After the bloody, perverse creepfest that was The Human Centipede II, viewers might have wondered if there was any place left for writer/director Tom Six to take his Human Centipede concept. As it turned out, Six had one more trick up his sleeve. In The Human Centipede III, he throws out the horror element and plays up the sick humor elements that were part of the fabric of the first two films, going for a bizarre attempt at shock-comedy that is pitched somewhere between Troma movies and John Waters’ ’70s output.
The Human Centipede III brings back the star of the first film, Dieter Laser, for a new role as Bill Boss, the warden of the George W. Bush State Prison. The governor (Eric Roberts) has let him know that his unruly enterprise is in danger of being closed down so he gives in to an idea proposed by his sleazy accountant, Dwight (The Human Centipede II star Laurence R. Harvey): to transform the prison population into a giant centipede, using the first two Human Centipede movies as a guide. Six even writes himself in a cameo as himself, called in to consult on the medical viability of the operations.
The Human Centipede III is odd even by the standards of this series for a few reasons. For starters, the plotting is weirdly episodic: the storyline of the film could be fulfilled in a half-hour so Six pads it out with a series of showstopping atrocities: Boss cutting the testicles off a prisoner, a waterboarding session with steaming water, a nightmare scene with a perverse version of rape that pays homage to Andy Warhol’s Frankenstein. It’s almost like a variety show aimed at the darkest-minded members of the cult/horror audience.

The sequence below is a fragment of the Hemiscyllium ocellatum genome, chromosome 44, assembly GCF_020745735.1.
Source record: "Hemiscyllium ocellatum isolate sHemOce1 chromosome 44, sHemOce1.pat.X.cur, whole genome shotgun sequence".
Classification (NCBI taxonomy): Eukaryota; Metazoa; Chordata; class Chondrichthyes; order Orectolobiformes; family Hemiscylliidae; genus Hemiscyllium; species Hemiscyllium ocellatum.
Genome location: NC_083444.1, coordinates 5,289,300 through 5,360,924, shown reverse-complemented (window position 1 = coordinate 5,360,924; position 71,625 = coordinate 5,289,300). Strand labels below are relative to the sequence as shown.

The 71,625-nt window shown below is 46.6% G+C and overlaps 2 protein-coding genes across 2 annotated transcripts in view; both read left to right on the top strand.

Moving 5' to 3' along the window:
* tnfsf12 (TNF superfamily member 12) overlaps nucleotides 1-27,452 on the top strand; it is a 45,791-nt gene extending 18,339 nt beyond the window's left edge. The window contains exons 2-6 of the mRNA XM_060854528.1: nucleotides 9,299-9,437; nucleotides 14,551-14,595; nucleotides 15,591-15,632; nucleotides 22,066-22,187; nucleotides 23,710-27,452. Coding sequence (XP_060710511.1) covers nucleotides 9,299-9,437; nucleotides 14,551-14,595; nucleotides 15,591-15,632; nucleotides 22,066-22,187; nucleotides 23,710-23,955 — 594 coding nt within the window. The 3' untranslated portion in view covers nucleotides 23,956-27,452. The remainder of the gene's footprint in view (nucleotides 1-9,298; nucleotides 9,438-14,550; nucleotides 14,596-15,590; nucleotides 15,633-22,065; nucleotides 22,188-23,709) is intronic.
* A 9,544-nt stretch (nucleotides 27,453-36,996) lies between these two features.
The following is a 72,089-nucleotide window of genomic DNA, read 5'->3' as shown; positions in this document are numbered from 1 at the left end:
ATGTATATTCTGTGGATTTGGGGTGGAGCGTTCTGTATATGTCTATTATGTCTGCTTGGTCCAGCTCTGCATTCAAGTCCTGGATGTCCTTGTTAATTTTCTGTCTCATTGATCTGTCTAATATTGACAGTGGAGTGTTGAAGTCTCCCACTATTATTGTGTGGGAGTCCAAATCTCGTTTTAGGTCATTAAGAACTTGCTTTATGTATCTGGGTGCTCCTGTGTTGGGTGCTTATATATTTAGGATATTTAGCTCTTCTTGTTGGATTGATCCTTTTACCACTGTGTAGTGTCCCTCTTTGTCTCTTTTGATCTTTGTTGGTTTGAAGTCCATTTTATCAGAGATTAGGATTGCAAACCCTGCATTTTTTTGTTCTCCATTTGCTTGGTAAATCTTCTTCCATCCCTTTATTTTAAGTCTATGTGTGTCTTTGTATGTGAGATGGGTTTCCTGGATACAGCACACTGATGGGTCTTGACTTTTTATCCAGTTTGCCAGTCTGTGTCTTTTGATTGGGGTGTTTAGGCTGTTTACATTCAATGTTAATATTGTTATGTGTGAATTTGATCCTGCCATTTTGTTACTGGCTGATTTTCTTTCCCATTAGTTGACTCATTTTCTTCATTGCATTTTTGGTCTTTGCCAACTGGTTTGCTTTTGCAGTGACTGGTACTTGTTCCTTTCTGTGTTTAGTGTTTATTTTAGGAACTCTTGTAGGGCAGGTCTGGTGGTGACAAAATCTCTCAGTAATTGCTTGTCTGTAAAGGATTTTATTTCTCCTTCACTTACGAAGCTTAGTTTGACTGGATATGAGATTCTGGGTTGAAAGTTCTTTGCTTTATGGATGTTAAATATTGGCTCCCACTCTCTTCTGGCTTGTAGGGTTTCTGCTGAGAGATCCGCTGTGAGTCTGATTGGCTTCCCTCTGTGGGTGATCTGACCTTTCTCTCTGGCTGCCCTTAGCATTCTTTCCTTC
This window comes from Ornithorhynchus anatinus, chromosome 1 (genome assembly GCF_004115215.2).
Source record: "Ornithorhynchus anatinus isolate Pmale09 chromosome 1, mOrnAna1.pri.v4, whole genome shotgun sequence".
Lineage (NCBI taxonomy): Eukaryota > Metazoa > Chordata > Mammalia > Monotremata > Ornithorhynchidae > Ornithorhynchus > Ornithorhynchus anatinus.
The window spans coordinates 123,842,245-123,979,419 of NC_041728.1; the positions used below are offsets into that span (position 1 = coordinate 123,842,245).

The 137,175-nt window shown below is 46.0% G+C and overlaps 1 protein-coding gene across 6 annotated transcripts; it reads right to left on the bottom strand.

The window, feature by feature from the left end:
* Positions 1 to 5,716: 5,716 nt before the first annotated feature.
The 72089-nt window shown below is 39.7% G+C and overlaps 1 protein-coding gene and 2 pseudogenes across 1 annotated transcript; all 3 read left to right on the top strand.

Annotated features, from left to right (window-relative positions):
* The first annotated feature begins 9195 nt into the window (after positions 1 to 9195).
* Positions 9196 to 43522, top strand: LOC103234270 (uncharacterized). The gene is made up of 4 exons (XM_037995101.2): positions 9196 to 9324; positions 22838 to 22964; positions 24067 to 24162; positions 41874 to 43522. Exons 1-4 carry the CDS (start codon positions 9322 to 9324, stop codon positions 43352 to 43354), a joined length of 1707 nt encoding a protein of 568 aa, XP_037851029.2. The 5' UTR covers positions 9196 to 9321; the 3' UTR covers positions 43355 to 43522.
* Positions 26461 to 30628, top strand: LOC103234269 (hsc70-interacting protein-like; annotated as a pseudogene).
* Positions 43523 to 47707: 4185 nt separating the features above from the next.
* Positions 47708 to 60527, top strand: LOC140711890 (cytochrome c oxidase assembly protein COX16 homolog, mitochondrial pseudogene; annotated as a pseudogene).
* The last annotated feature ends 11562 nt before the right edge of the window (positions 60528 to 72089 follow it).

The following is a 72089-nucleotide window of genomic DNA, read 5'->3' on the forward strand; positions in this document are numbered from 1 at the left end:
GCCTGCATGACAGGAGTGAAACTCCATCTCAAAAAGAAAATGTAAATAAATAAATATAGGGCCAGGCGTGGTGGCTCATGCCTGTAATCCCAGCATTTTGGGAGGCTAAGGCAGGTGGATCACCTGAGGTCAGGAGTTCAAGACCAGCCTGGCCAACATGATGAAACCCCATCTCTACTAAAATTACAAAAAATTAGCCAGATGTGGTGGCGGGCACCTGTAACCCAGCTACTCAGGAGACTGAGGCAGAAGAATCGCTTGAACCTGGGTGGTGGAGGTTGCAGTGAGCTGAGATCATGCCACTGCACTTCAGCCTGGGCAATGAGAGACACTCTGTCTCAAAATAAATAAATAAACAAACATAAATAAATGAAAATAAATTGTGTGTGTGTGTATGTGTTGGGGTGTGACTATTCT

The other source of the film’s oddness is a flamboyantly bizarre performance from Laser. It seems like Six simply stood back and allowed the actor to handle the scenes however he pleases because he is never in sync with his fellow actors, who are all trying to play the story in a deadpan-straight manner. Laser veers from mumbling in a hungover manner to making weird faces at the other actors while they talk to throwing childlike fits as he shouts lines at the top of his lungs, extending each syllable past its breaking point with a Teutonic roar. It’s more performance art than performance and it’s the weirdest, most atonal performance in any commercially released film in years.
In short, The Human Centipede III is a gutsy but misguided experiment that never really takes flight. Six has carried his meta-movie conceits too far, showing more interest in being a perverse showman rather than trying to tell a story (the film doesn’t even have a proper ending) or create a mood. It strains too hard to be the bad boy of the cult movie set and its aggressive mix of brutality and weirdness is more likely to alienate viewers rather than drawing them into his bizarre world.